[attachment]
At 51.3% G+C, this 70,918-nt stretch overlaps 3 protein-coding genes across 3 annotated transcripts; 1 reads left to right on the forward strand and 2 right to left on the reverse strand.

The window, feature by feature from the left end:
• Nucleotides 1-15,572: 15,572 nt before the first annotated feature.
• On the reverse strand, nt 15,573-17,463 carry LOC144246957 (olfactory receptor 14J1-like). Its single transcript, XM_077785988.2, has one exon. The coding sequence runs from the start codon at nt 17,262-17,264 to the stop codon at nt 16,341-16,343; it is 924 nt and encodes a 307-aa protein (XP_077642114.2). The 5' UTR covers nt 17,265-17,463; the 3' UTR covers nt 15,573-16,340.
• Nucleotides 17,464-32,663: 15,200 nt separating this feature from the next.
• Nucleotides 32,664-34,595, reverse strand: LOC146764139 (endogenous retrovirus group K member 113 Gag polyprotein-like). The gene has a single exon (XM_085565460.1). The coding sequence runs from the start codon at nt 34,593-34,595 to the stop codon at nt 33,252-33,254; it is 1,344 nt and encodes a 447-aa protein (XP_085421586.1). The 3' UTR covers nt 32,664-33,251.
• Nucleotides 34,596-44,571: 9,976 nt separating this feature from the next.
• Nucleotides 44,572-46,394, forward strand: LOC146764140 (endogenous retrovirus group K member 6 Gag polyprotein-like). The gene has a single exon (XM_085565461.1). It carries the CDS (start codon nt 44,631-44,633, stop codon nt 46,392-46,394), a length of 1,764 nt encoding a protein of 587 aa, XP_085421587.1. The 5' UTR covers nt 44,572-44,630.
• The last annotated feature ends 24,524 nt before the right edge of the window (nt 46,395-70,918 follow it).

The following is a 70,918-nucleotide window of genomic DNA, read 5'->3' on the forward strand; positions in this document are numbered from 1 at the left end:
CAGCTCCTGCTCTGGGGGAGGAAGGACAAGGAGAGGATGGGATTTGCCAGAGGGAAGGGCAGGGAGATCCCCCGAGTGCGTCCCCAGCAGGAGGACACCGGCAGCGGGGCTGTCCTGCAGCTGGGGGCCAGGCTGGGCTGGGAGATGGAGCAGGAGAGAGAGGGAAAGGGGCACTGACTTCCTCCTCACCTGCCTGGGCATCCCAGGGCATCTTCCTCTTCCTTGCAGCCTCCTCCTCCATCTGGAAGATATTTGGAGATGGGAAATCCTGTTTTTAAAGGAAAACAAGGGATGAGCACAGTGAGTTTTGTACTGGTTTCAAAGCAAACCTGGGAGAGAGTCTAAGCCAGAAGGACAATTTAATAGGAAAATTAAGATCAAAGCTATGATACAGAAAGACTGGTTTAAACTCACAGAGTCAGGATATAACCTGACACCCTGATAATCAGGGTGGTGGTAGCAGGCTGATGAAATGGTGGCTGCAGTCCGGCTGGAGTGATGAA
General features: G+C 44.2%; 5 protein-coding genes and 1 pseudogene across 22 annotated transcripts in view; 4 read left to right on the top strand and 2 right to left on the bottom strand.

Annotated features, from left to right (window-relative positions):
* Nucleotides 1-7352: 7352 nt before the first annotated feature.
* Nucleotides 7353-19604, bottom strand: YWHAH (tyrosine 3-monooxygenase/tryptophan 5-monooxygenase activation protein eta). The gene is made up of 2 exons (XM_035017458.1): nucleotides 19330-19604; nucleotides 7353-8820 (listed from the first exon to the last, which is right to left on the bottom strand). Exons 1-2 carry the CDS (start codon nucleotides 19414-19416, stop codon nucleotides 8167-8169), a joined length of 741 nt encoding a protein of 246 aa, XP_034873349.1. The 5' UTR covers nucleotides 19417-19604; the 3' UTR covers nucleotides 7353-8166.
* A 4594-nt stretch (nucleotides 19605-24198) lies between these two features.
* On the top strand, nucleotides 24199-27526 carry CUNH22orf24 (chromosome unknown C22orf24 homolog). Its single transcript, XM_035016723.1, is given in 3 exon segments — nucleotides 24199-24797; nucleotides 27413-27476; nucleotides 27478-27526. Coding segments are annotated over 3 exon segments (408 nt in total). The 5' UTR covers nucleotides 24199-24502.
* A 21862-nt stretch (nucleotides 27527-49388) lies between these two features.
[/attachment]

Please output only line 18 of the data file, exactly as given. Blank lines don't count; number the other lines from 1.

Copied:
* A 21862-nt stretch (nucleotides 27527-49388) lies between these two features.